The Health Ministry recorded 1,094 new coronavirus cases on Wednesday, with just 2.7 percent of tests returning positive, as a monthlong lockdown continued to drag Israel’s morbidity rates sharply downward.
The number of active cases hit 19,207 on Thursday morning, after slipping below the 20,000 mark late Wednesday for the first time since July. The number of serious cases was at 600, up from 581 earlier in the day, after peaking at 900 on October 4. The last time the number of seriously ill patients was below 600 was on September 18, the first day of the lockdown.
However, the trailing effects of the virus are continuing to take a toll even as new infections recede. Health Ministry figures showed 226 patients hooked up to ventilators; the number of patients on ventilators has varied between 215 and 240 since the start of the month.
Testing has increased in recent days, hitting 42,974 on Wednesday with 2.7% of tests returning positive. In September, the positive test rate reached as high as 15%.
The death toll climbed to 2,319 since the start of the pandemic, an increase of 27 fatalities since earlier Thursday morning.
A military task force said Wednesday that while Israel was continuing to gain control over the outbreak, the morbidity rate remained very high in absolute numbers.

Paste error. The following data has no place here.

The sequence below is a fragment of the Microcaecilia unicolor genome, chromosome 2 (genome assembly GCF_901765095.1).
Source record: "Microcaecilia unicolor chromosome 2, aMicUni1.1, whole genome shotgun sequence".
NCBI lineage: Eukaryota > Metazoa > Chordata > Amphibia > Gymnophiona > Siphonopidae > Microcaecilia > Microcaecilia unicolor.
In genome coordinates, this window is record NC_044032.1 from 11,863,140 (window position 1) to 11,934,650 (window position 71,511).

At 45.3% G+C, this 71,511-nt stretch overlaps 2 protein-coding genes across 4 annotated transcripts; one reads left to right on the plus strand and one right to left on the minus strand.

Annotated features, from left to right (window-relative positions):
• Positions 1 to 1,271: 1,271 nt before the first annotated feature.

On Sunday, the lockdown began to be eased, with preschools and kindergartens allowed to open. A one-kilometer limit on travel for non-essential needs was also lifted and restaurants were allowed to offer takeout rather than just delivery.
The so-called coronavirus cabinet met Wednesday to discuss allowing shops and more schools to reopen, but pushed off a decision until next week.
During the meeting, Prime Minister Benjamin Netanyahu called for the Health Ministry’s nine-stage plan for lifting the lockdown to be shrunk to five phases, but health officials expressed concerns about doing so.
Following the initial coronavirus lockdown in the spring, health officials abandoned their staged plan amid pressure from ministers and opened nearly all schools and businesses at once in early May. That move has been blamed for playing a part in runaway infection rates over the summer that led to the second national lockdown.